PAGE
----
Hydref 2004 October


All letters must be accompanied by name and address of the writers. Opinions expressed in letters to &ldquo:Y Bont” are purely those of the writers, however the editors reserve the right to edit letters submitted.

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Dutch Visitors Already Miss Carrog

The two English courses we ran in your village this August were quite successful, not in the least because Carrog is so beautiful and hospitable. It’s very easy to feel at home when everyone is friendly and patient; where all seems quiet and peaceful, and every look at the landscape takes your breath away. One of our students literally got tears in his eyes, when he tried to describe how he felt about your valley.

So we hope to be back next year, with a fresh load of students!

Our best wishes to all of you,

Marion & Steve

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The following letter has been received from ‘Perree Bane’ (White Jackets) the Manx dance group:

On behalf of the group I would like to thank you and the Committee for a most memorable and enjoyable weekend in Carrog. Some may have been memorable for the wrong reason, but strangely it did not seem to detract from the enjoyment.

You all did everything possible to make our stay a most pleasant one and you certainly succeeded.

Many thanks once again. Best regards.

John Dowling, Secretary.

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Dear Bont

We would like to say how much we have enjoyed Gareth Llan for his well written pieces on his farming life. Keep it up.

Eileen and Glyn Williams

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Dear Editor,

About “a village is for life, not just for Christmas” (July and August issues). Of course I’m an outsider, who knows little about the reality of living in Carrog. On the other hand, I also live in a village - called Vogelenzang and dating back to the 12th century.

What happened there in recent years seems relevant to your discussion.

About fifty years ago, Carrog and Vogelenzang must have been similar in size. Both had a railway station, a couple of shops, a post office, a school and more than one pub. Both were situated in farmland and while we had only one church instead of three places of worship, the communities can’t have been very different.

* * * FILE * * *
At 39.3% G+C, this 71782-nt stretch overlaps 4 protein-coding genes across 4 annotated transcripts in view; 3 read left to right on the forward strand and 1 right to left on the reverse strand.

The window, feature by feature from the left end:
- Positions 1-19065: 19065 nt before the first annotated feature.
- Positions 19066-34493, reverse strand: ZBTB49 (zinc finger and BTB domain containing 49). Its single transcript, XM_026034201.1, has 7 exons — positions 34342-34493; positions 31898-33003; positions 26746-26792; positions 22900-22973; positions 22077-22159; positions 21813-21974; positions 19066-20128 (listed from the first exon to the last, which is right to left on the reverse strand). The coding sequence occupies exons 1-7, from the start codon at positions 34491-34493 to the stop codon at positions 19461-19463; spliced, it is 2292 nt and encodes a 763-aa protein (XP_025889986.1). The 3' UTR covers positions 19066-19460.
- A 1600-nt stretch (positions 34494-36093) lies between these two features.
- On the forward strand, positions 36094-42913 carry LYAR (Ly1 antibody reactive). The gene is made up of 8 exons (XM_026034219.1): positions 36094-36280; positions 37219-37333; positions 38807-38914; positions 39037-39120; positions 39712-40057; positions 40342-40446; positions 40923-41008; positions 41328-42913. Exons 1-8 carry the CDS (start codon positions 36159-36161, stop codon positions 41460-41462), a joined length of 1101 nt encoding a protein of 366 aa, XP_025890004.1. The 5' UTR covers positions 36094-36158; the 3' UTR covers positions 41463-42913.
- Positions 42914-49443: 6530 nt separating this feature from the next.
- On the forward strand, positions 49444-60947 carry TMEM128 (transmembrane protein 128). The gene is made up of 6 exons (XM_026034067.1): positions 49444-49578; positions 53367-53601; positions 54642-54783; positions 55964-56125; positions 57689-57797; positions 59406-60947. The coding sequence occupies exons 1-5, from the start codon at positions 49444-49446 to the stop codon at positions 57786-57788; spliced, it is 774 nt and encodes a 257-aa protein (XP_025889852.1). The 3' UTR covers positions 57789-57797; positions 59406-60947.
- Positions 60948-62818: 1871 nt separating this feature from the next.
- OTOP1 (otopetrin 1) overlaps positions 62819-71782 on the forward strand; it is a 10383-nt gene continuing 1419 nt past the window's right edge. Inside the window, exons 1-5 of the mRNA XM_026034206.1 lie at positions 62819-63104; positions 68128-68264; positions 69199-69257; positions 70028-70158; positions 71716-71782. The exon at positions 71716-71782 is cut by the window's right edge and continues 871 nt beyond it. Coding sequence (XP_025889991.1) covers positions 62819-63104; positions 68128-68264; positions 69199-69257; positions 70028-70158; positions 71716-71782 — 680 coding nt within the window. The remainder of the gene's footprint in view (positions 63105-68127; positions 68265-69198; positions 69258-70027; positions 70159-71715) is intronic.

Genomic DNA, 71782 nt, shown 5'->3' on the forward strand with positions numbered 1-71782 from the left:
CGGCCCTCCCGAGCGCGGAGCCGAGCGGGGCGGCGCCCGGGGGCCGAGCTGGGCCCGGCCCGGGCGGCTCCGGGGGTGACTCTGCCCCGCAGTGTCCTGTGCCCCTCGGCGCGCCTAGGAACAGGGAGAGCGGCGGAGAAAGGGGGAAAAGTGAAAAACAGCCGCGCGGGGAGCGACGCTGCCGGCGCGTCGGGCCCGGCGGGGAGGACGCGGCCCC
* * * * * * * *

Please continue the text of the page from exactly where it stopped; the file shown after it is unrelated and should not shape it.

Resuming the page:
Then things began to change. The car and improved roads connected Vogelenzang much more intimately to rapidly growing cities. Trains continued to pass through, but ceased to stop at our railway station, which was converted into a shop selling antiques and fireplaces. Twenty three years ago, Marion and I bought a small house in the old main street. The pub and the post office were still there at the time; a few years later, the pub died. Recently we also lost our post office. These “beating hearts of the community” disappeared despite rapid growth of the village, which at the start of this year counted 2,272 inhabitants.

Building more houses seems to have done very little for our community. The old core of the village looks unchanged, but around it you’ll find a faceless suburbia. The two schools (one religious, the other not) appear to be doing fine; the village hall sees plenty of use, and we even have soccer and tennis clubs. But what we’ll soon be left with is a suburb with a few old buildings in the center. The village is passing away.

Village life, I think, may well evolve to deal with the village as a place which most young people leave - some returning when they are a little older, and cities like Sheffield lose their appeal. It may even survive when the village becomes a place to retire to. But it seems to me that what makes a village tick depends on being small scale and far away from big cities, in the countryside. A population approaching 400 sounds about right. Up to such a number it’s possible to know nearly everyone at least by name. All else you really need are a few community-minded people and a few places to meet informally, like a pub, a post office and a shop.

Reviving the shop and making it work is likely to be worth the trouble. Other matters may be less relevant. Holiday homes? Make sure they pay their way if at all possible, but don’t worry too much about them. A few more houses? Perhaps, but increasing numbers proved to be no panacea, here in Vogelenzang.

Steven Bolt, Dutch Visitor.

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